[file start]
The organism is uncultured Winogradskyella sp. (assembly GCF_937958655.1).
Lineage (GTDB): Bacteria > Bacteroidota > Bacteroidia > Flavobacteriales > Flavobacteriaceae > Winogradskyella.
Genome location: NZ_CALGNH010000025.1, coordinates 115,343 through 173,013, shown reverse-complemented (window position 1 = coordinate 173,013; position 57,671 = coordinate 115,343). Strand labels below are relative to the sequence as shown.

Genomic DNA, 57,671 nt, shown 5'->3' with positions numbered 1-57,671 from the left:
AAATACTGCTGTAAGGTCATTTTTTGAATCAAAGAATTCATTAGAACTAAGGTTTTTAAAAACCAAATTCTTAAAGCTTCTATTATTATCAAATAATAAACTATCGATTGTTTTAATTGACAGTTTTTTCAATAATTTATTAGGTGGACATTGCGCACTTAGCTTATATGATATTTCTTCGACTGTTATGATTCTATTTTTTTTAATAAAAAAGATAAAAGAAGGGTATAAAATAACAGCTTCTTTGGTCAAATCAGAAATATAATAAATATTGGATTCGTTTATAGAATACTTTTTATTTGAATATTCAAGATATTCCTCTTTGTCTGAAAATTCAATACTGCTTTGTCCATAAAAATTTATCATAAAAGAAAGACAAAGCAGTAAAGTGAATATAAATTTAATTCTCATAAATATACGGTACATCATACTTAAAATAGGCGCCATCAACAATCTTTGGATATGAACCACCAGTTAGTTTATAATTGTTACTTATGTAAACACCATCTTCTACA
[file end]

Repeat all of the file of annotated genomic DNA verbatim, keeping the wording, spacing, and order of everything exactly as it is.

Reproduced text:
The organism is uncultured Winogradskyella sp. (assembly GCF_937958655.1).
Lineage (GTDB): Bacteria > Bacteroidota > Bacteroidia > Flavobacteriales > Flavobacteriaceae > Winogradskyella.
Genome location: NZ_CALGNH010000025.1, coordinates 115,343 through 173,013, shown reverse-complemented (window position 1 = coordinate 173,013; position 57,671 = coordinate 115,343). Strand labels below are relative to the sequence as shown.

Genomic DNA, 57,671 nt, shown 5'->3' with positions numbered 1-57,671 from the left:
AAATACTGCTGTAAGGTCATTTTTTGAATCAAAGAATTCATTAGAACTAAGGTTTTTAAAAACCAAATTCTTAAAGCTTCTATTATTATCAAATAATAAACTATCGATTGTTTTAATTGACAGTTTTTTCAATAATTTATTAGGTGGACATTGCGCACTTAGCTTATATGATATTTCTTCGACTGTTATGATTCTATTTTTTTTAATAAAAAAGATAAAAGAAGGGTATAAAATAACAGCTTCTTTGGTCAAATCAGAAATATAATAAATATTGGATTCGTTTATAGAATACTTTTTATTTGAATATTCAAGATATTCCTCTTTGTCTGAAAATTCAATACTGCTTTGTCCATAAAAATTTATCATAAAAGAAAGACAAAGCAGTAAAGTGAATATAAATTTAATTCTCATAAATATACGGTACATCATACTTAAAATAGGCGCCATCAACAATCTTTGGATATGAACCACCAGTTAGTTTATAATTGTTACTTATGTAAACACCATCTTCTACA